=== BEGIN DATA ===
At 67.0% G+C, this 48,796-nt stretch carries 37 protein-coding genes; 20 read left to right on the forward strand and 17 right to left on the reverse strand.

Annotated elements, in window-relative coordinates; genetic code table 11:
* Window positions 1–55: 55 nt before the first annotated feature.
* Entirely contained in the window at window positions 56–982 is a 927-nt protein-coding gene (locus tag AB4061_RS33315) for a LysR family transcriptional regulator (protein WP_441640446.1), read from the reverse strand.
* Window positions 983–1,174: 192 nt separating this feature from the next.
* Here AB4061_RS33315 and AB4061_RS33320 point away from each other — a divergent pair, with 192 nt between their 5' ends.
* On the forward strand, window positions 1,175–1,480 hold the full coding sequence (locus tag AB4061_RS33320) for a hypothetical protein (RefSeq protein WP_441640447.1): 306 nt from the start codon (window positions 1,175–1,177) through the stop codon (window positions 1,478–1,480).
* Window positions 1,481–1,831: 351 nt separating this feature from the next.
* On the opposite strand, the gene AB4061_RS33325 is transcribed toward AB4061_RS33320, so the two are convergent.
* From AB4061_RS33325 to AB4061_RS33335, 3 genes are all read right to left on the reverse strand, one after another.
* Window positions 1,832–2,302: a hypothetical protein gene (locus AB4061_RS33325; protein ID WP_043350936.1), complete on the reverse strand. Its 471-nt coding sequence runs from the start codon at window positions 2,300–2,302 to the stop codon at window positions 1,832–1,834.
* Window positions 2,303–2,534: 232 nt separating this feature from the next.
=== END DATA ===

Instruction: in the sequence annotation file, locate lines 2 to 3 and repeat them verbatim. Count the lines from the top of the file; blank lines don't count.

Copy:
Annotated elements, in window-relative coordinates; genetic code table 11:
* Window positions 1–55: 55 nt before the first annotated feature.